Faith groups pray, sing in post-vote ritual in New York
NEW YORK — Buddhists, Christians, Jews, Muslims and people of other faiths prayed and sang together in post-election solidarity Wednesday afternoon in New York City, even as the outcome of the hotly contested and polarizing vote was still in doubt.
Gathering outside a church in Manhattan’s Greenwich Village, they stamped their feet on the pavement, sang gospel hymns, looked skyward in prayer and chanted words of hope to the beat of a drum.
“We are here together as we figure out how to make a just and loving democracy — no matter the outcome of this election,” said the Rev. Jacqui Lewis, pastor of Middle Collegiate Church in the East Village.
“We’ve been here before,” Lewis said outside the Judson Memorial Church near Washington Square Park.
“We know how to wait for change; we know how to wait with hope.”
It’s a budding interfaith coalition ritual first held four years ago after Donald Trump was elected president. This year it came against a backdrop of not only the election but also protests over racial injustice and the ongoing coronavirus pandemic that has new cases spiking all across the country.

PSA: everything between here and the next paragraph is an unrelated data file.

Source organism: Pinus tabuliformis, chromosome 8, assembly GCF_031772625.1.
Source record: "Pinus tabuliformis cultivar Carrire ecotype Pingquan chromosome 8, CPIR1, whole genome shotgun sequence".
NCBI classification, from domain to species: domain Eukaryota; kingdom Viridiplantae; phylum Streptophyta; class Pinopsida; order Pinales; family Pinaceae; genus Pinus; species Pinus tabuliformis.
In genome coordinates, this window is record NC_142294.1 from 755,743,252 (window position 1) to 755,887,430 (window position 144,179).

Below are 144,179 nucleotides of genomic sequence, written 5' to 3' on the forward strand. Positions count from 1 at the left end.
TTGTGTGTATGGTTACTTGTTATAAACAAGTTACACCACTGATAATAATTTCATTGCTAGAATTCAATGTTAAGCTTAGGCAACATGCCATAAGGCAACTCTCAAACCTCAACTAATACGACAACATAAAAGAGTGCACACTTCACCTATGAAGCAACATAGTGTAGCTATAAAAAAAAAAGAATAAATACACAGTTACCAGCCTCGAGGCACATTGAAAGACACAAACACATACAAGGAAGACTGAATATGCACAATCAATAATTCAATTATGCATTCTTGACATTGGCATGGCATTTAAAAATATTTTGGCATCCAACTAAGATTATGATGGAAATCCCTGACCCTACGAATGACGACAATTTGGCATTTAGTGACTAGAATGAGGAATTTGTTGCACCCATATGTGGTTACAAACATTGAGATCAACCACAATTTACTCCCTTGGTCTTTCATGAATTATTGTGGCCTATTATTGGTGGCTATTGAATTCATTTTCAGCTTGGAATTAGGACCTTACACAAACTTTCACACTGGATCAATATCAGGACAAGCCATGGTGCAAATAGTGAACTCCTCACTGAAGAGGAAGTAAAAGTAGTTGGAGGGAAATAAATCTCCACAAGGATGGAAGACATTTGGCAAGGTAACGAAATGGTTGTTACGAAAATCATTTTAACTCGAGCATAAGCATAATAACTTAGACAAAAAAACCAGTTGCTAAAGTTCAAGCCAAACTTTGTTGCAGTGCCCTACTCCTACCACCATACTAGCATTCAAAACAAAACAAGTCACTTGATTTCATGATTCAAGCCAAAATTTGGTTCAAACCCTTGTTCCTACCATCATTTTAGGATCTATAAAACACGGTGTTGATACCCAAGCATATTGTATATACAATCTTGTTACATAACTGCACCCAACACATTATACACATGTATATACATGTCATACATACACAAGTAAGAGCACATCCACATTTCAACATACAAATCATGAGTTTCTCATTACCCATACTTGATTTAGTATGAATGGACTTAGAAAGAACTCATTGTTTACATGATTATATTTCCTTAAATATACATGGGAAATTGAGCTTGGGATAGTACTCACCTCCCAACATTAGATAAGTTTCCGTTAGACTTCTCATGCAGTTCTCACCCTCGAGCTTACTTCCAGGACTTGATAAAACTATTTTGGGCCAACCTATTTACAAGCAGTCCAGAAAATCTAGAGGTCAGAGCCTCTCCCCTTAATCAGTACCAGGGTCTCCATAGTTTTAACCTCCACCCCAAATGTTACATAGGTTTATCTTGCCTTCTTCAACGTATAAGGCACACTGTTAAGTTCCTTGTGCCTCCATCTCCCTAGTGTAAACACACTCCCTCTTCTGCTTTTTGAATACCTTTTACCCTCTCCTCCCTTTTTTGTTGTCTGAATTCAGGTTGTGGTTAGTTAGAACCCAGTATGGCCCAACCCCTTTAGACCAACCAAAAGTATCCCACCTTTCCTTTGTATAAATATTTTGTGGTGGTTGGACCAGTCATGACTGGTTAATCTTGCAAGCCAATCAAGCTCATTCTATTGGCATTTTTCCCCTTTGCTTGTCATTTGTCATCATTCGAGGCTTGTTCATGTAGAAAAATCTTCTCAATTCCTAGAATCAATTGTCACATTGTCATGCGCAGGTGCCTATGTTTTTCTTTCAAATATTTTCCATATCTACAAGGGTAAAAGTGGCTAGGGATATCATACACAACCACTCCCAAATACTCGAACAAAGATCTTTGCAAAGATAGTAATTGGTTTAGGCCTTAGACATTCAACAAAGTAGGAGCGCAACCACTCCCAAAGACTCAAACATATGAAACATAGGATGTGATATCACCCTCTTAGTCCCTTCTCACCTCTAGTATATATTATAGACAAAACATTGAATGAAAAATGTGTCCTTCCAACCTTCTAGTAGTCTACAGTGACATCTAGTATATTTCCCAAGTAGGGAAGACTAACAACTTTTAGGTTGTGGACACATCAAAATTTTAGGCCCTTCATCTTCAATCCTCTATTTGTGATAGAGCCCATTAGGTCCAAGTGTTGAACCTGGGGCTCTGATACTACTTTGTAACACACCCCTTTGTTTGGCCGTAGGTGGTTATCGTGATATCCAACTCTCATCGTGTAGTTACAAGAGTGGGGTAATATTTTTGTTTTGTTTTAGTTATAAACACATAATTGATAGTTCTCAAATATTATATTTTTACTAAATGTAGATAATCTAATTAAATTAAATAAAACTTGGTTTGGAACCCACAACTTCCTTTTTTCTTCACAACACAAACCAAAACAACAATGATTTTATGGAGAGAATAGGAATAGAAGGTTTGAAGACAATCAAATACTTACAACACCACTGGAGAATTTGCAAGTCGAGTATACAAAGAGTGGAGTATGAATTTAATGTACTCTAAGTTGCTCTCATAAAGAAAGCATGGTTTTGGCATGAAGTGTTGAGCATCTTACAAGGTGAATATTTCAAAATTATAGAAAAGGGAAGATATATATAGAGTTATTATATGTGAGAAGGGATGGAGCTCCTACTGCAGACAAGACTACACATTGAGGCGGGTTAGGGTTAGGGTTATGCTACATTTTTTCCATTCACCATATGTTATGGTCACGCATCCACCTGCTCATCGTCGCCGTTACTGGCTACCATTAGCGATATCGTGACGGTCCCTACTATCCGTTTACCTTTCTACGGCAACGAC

The group of about 20 broke into a call-and-response led by Lewis, who pumped her right fist in the air. At home, people watched remotely via Zoom and social media.
The Rev. Derrick McQueen of St. James Presbyterian Church in Harlem played a djembe drum and asked the crowd to reflect on the election.
“As we stand here on the precipice of this historic moment, no matter how it works out, we still believe in the power of the people,” McQueen said. “We are the people, and we have the power. So the question I ask you today is, ‘What promises do you stand on today?'”
Around a circle of yellow autumn leaves, participants chalked aspirational words on the street: “peace,” “freedom,” “equity,” “love.”
“I came here because my God is not in Washington D.C, so there’s something higher than this situation. Right now, it’s hope and prayer,” said Keen Berger, 78, a member of Judson Memorial who was wearing a red, white and blue mask with images of Democrats Joe Biden and Kamala Harris and a T-shirt that read: “Loving one another is essential work.”
“I needed something that centers me and moves me forward,” Berger said, “and this is it.”
As Imam Khalid Latif of the Islamic Center at New York University led the group in prayer, the Rev. Chris Long, assistant minister of the Community Church of New York closed his eyes and lifted his palms.
Clad in a kente stole and a T-shirt with the image of George Floyd, Long said the gathering energized him at a difficult moment.
“It lessens the anxiety,” he said. “I’m inspired anew.”